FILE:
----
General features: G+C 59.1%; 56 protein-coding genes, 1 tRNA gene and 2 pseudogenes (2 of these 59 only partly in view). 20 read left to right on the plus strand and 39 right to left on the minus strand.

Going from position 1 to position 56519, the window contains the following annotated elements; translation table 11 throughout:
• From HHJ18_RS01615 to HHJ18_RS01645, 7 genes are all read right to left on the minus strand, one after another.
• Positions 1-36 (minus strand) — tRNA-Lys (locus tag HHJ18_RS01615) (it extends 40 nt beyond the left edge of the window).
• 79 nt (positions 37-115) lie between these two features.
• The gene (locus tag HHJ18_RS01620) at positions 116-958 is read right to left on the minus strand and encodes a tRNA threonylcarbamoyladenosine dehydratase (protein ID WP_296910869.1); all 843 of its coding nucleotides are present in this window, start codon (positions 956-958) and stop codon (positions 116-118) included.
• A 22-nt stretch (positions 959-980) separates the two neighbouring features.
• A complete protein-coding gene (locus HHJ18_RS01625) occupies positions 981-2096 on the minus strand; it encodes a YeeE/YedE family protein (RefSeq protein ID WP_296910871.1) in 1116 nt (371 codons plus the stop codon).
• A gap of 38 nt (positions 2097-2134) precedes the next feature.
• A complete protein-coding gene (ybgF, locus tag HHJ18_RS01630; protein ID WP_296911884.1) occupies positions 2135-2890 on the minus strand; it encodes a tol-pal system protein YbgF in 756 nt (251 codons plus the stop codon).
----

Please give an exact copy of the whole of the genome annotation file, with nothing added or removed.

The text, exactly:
General features: G+C 59.1%; 56 protein-coding genes, 1 tRNA gene and 2 pseudogenes (2 of these 59 only partly in view). 20 read left to right on the plus strand and 39 right to left on the minus strand.

Going from position 1 to position 56519, the window contains the following annotated elements; translation table 11 throughout:
• From HHJ18_RS01615 to HHJ18_RS01645, 7 genes are all read right to left on the minus strand, one after another.
• Positions 1-36 (minus strand) — tRNA-Lys (locus tag HHJ18_RS01615) (it extends 40 nt beyond the left edge of the window).
• 79 nt (positions 37-115) lie between these two features.
• The gene (locus tag HHJ18_RS01620) at positions 116-958 is read right to left on the minus strand and encodes a tRNA threonylcarbamoyladenosine dehydratase (protein ID WP_296910869.1); all 843 of its coding nucleotides are present in this window, start codon (positions 956-958) and stop codon (positions 116-118) included.
• A 22-nt stretch (positions 959-980) separates the two neighbouring features.
• A complete protein-coding gene (locus HHJ18_RS01625) occupies positions 981-2096 on the minus strand; it encodes a YeeE/YedE family protein (RefSeq protein ID WP_296910871.1) in 1116 nt (371 codons plus the stop codon).
• A gap of 38 nt (positions 2097-2134) precedes the next feature.
• A complete protein-coding gene (ybgF, locus tag HHJ18_RS01630; protein ID WP_296911884.1) occupies positions 2135-2890 on the minus strand; it encodes a tol-pal system protein YbgF in 756 nt (251 codons plus the stop codon).